Right-wing media promised a backlash against LGBTQ equality would fuel a midterm tsunami that failed to materialize

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But the “red tsunami” did not materialize, nor did any meaningful backlash against LGBTQ candidates and allies. Voters cited access to abortion and preservation of democracy among their main problems, as well as inflation. The lack of domestic Republican inroads marked a historic defeat in relative terms — not since the 2002 midterm elections, following the September 11 terrorist attacks, has an opposition party fared so badly. Ben Shapiro of the Daily Wire called it’s “a trash night for Republicans”.

For LGBTQ political candidates, it was a night of firsts. Massachusetts and Oregon simultaneously elected the first openly lesbian governors in the United States, Maura Healey and Tina Kotek respectively. In New Hampshire, where the legislature considered bills to repeal the ban on conversion therapy and enact a ban on trans participation in sports earlier this year, James Roesener became the first trans man win any election to a state legislature in the history of the United States. In Montana, the state that for months this year defied a court order allowing trans people to change the gender listed on their birth certificate, Zooey Zephyr became the first trans woman elected to the legislature in the history of the state. In Oklahoma, where just a month ago the governor signed a bill hijacking hospital funding to shut down life-saving gender-affirming care, Mauree Turner was re-elected to the state legislature as the nation’s first non-binary legislator. Leigh Finke has become the first openly trans person elected to the Minnesota state legislature, pledging to protect reproductive freedom, push for climate action and address Minnesota’s housing shortage.

It wasn’t a trash night for LGBTQ allies either. Rep. Abigail Spanberger (D-VA), who had been attacked in right-wing media for speaking out against anti-trans conspiracy theories propagated by fellow Republican Rep. Bob Good, sailed to re-election in Virginia despite Cook’s political report, which called the race a “coup of luck” earlier this year. Just like the state of Michigan Senator Mallory McMorrow, known for a viral speech earlier this year in which she defended herself from the vile ‘groomer’ smear for supporting LGBTQ equality, and Governor Gretchen Whitmer, falsely attacked by right-wing media on the eve of the election for an old video in which she used gender-neutral language to describe menstruating people. Nevada Voters added an equal rights amendment to their state constitution which prohibits discrimination for traits such as sexual orientation, gender, and gender expression.

In response to the election results for the American Principles Project, Schilling urged the GOP to double down and refocus on the anti-trans campaign despite their midterm losses, saying, “When Republicans flouted that message and, for the most part, gave up on it…that’s when- there they started to lose.” But the actual election results tell a different story.

As the votes are still being counted, Democratic Senator Mark Kelly is the favorite to win in Arizona despite the attacks of Schilling and the APP that he would have supported “sex changes for minors”. In Nevada too, election experts predict thatbased on the remaining vote, Democratic Senator Catherine Cortez Masto will retain her seat despite the same attacks, which featured graphic topless photos of transgender minors. APP also sued Wisconsin Governor Tony Evers for legislation intended to support “It would destroy the sport of girls.” He won.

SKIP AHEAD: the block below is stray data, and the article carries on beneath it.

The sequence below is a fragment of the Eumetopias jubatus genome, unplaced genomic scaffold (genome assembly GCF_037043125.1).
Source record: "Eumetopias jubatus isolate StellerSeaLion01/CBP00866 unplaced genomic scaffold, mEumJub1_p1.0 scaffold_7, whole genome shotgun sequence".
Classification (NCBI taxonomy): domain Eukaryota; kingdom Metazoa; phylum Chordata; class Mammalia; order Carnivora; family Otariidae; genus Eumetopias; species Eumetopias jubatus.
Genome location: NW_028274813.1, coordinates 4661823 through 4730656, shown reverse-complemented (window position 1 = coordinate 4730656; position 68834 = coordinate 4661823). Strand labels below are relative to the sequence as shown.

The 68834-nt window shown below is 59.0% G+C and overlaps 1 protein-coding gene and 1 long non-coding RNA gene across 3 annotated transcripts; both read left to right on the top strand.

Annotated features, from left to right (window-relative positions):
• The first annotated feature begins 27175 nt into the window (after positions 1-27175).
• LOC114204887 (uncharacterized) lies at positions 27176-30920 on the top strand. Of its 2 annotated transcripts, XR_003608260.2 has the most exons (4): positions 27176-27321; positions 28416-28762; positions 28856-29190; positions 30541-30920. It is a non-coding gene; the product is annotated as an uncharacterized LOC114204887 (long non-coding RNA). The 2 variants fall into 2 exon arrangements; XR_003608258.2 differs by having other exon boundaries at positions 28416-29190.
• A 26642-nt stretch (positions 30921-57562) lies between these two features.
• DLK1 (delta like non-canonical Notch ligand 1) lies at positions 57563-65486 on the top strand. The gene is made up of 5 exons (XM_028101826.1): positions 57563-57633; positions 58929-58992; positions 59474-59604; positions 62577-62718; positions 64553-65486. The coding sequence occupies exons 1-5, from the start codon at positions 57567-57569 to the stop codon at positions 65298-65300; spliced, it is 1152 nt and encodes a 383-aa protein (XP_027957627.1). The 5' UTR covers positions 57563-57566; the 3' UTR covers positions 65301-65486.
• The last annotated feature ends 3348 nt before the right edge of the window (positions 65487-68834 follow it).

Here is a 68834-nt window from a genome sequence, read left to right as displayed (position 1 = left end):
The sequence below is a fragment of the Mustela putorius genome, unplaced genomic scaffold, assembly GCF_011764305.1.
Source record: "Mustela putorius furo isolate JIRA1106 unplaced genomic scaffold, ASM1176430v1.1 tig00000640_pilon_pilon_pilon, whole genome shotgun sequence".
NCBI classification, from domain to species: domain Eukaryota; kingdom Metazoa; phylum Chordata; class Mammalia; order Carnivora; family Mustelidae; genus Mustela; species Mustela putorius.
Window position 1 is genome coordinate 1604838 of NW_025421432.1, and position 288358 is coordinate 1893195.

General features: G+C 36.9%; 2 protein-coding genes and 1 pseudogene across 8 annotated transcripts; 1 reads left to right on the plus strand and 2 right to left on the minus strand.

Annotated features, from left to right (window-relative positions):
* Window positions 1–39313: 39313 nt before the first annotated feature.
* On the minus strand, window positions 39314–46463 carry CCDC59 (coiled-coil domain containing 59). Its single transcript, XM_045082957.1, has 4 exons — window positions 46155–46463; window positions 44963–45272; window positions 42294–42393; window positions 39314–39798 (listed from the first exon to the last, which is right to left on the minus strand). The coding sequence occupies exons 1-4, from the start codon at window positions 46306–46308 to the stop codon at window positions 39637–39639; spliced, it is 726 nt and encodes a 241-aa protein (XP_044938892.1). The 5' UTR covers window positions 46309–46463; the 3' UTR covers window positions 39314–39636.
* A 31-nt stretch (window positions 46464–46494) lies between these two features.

Overall, APP bragged about its spending $15 million money from their donors in 13 states to Craft “the transgender problem” a “litmus test problem” – with little to show for it. That should be a familiar sentiment for donors to the American Principles Project given that the group has bragged about putting trans issues at the heart of Kentucky’s 2019 gubernatorial race and run for president. 2020 presidential election, failing both times.

While all of this may suggest that the promised national backlash against trans equality is unlikely to materialize in time for the 2024 election, anti-trans media figures have responded to the red wave that was not in s hanging on a thread of hope in Florida, which demographic shifts during the pandemic appear to have put in the column of deep red states. Walsh protested that “there were only a few races where the Republican made the trans agenda a campaign issue and those were all wins for the GOP” before quoting Gov. Ron DeSantis, who won re-election by double digits . “Substance is ultimately more important than style” echoed Rufo.

With a radicalized segment of the right-wing media continuing to push anti-LGBTQ hysteria, the danger has not passed. The votes had not yet all been counted when Tennessee lawmakers pre-submitted an invoice ban “male or female impersonators” in public. And with the homicide rate against trans people doubling in the past four years, the danger of stochastic terror fueled by hate is growing. In Florida, discriminatory rule changes by the DeSantis administration cut off about 9,000 trans adults from lifesaving drugs, and the board of medicine just voted to ban treatment for trans youth.

But the 2022 midterms provide an important piece of evidence moving forward: The anti-LGBTQ panic isn’t a silver bullet to gaining much more than additional subscribers to the Daily Wire.


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